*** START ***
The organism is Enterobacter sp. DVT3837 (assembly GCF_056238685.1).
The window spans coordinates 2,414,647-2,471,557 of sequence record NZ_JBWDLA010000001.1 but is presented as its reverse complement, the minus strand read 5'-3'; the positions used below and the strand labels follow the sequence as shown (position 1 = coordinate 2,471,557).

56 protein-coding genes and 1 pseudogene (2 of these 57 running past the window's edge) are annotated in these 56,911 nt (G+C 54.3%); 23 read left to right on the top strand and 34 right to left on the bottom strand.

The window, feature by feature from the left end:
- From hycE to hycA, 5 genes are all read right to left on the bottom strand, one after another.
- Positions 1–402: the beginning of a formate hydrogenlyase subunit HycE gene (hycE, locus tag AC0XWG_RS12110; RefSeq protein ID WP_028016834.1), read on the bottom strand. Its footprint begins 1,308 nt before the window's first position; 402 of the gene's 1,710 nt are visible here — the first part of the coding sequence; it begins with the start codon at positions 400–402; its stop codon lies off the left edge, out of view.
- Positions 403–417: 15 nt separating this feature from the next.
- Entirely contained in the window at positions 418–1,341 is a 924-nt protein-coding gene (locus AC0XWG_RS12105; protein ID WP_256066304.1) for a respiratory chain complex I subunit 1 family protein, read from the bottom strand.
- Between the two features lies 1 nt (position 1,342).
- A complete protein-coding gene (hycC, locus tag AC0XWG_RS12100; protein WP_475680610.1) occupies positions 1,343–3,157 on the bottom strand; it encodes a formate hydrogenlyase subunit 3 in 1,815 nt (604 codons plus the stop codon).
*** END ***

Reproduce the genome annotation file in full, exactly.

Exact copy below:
The organism is Enterobacter sp. DVT3837 (assembly GCF_056238685.1).
The window spans coordinates 2,414,647-2,471,557 of sequence record NZ_JBWDLA010000001.1 but is presented as its reverse complement, the minus strand read 5'-3'; the positions used below and the strand labels follow the sequence as shown (position 1 = coordinate 2,471,557).

56 protein-coding genes and 1 pseudogene (2 of these 57 running past the window's edge) are annotated in these 56,911 nt (G+C 54.3%); 23 read left to right on the top strand and 34 right to left on the bottom strand.

The window, feature by feature from the left end:
- From hycE to hycA, 5 genes are all read right to left on the bottom strand, one after another.
- Positions 1–402: the beginning of a formate hydrogenlyase subunit HycE gene (hycE, locus tag AC0XWG_RS12110; RefSeq protein ID WP_028016834.1), read on the bottom strand. Its footprint begins 1,308 nt before the window's first position; 402 of the gene's 1,710 nt are visible here — the first part of the coding sequence; it begins with the start codon at positions 400–402; its stop codon lies off the left edge, out of view.
- Positions 403–417: 15 nt separating this feature from the next.
- Entirely contained in the window at positions 418–1,341 is a 924-nt protein-coding gene (locus AC0XWG_RS12105; protein ID WP_256066304.1) for a respiratory chain complex I subunit 1 family protein, read from the bottom strand.
- Between the two features lies 1 nt (position 1,342).
- A complete protein-coding gene (hycC, locus tag AC0XWG_RS12100; protein WP_475680610.1) occupies positions 1,343–3,157 on the bottom strand; it encodes a formate hydrogenlyase subunit 3 in 1,815 nt (604 codons plus the stop codon).